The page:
The not that cheesy Cambodian cheese

In Phnom Penh we learnt an important lesson, there is no such thing as Cambodian cheese! I have to say that we were a bit surprised to find in the menu a Khmer dish that included Cambodian cheese within its ingredients (cheese it’s not a common ingredient in Southeast Asian cuisine) but we didn’t hesitate and we went for it. Cambodian cheese with pork, how bad can it be? As soon as the dish was at the table, a rotten fish odor assaulted our nostrils. We thought this must be a mistake, this is not what we ordered. Before complaining we searched for Cambodian cheese online. It took us just two minutes to find out that Cambodian cheese has little to do with cheese and that it’s a fermented fish paste! It’s just called cheese for its texture and for its distinctive smell. So there was no mistake… we forced ourselves to taste it… all I can say it’s not for my palate… even the memory of it makes me gag! How can Cambodians love their “cheese” so much?

Khmer cheese - The "tasty" Cambodian delicacy

Unlike Lao and Thailand, Cambodia didn’t truly enchant us for its gastronomy. Don’t get me wrong, we did eat very well in Cambodia and we did try very tasty dishes throughout the country. But for some reason, Cambodian flavours didn’t really surprise us (leaving aside our beloved Cambodian cheese) as much as Laotian and Thai, maybe it was just that we were used to them?

Within the dishes that we tried, Amok would be the most popular and probably Cambodian star dish. Amok is a freshwater catfish speciality, the fish, covered in a savoury coconut-based curry, is wrapped in a banana leave and steamed. The result is a porridge like medley, almost identical to Lao’s Mok Pa.

Amok - As Lao's Mok Pa didn't really hit the spot for us.

In Phnom Penh we discovered a few restaurants serving barbecued meet near our hotel, all of them packed with locals every evening. We could smell the delicious aromas of the fresh meet being slowly roasted over a fire from far away and many days our craving stomachs guided us towards one of these restaurants. The meat comes to the table already cut and ready to eat, and it is served accompanied by a mix of raw vegetables (to be eaten raw or dipped into a lime, salt and pepper mix). The meat is at its best when there is a jug of Angkor beer by its side!

Juicy and tender barbecued meat served with raw vegetables, heaven for meat lovers!

What in many places was called Khmer barbecue or Cambodian barbecue was a hit, specially among the tourists. The concept is easy, they bring to the table a volcano shaped grill, raw vegetables and various types of meet and seafood and you cook the meal yourself. The vegetables are cooked in the broth and the meet on the top of the grill with a bit of butter. It was very enjoyable and very tasty too!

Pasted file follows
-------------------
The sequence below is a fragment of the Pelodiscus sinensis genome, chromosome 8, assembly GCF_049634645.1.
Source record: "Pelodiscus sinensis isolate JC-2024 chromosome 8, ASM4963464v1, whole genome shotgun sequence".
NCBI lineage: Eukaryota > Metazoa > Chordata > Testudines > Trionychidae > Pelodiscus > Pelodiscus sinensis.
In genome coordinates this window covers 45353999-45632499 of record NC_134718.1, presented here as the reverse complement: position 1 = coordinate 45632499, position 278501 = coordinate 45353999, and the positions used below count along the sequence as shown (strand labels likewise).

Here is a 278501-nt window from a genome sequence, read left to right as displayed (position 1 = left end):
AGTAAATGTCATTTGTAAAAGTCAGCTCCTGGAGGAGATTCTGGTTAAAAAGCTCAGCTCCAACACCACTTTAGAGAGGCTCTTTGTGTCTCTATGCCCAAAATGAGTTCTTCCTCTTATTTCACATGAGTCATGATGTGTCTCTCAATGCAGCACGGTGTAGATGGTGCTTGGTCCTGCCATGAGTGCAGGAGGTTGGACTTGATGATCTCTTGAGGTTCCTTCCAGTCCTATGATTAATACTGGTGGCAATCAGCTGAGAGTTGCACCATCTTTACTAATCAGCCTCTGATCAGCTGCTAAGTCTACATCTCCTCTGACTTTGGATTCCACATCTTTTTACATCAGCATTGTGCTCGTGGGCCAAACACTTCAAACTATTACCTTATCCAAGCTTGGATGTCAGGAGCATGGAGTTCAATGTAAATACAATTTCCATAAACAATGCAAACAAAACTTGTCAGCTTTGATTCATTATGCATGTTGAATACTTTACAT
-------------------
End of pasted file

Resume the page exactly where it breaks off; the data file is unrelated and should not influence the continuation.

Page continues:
Cambodian barbecue - We were the chefs that day!

Cambodians are soup lovers, and they have a very wide repertoire of soups. For example: Rice porridge soups, very interesting and perfect for a cold winter day but a bit on the heavy side for Cambodia’s weather (this was the only food available during the Khmer Rouge years). Foe like soups, so flavoursome that it’s impossible to get tired of them. Hot and sour soups, with a perfect balance of sweet, spicy, sour and salty. Banana flower soups (in the picture), a bit like Thai’s Tom Yum soup but with more texture!

Banana flower soup - Delicate and incredibly tasty. The fresh ginger and galangal left our taste buds singing.

Curry dishes are also part of Cambodian gastronomy. In Koh Rung we tried Kaeng Sach Mourn, a traditional Khmer curry dish with chicken, mixed vegetables and peanuts cooked in a coconutty curry sauce. And it was indeed a very tasty and rich curry!

Kaeng Sach Mourn - Heaven for curry lovers!

We did try many more dishes, like the utterly delicious fried eggplant with mince pork (so simple but so tasty) and the comforting lok lak (marinated beef with steam rice, salad and fried egg on top, it’s secret relies on on the lime and pepper dipping sauce). Pate baguettes are also available throughout the country and were our choice for lunch when traveling by bus. We also found ice cream sandwiches, which at first doesn’t sound strange, right? We expected the traditional two biscuits and ice cream but instead in Cambodia they serve the ice cream with a bread baguette!

I thought we were used to see locals eating unusual snacks like deep fried worms, crickets, cockroaches, snakes… and that we wouldn’t be surprised any more… but Cambodia did surprise us with these two tidbits…

Fried spiders - These huge fried spiders were Skuon's delicacy. Cambodians love them and buy them in mass but I'm afraid we weren't brave enough to try this crunchy snack. How am I going to taste them if every time I see one in my room I run away?

Egg foetus - Also known as Balut. This hearty snack is sold in food stall throughout the streets of Cambodian cities and villages. This boiled duck embryo is believed to be aphrodisiac and it's said it has high-protein but for us it was just too disgusting to try.

Of course we couldn’t forget the drinks! All the dishes above taste much better with an Angkor beer or a Cambodia beer on the side.

After writing this post I’m starting to think that we did really enjoy eating in Cambodia!

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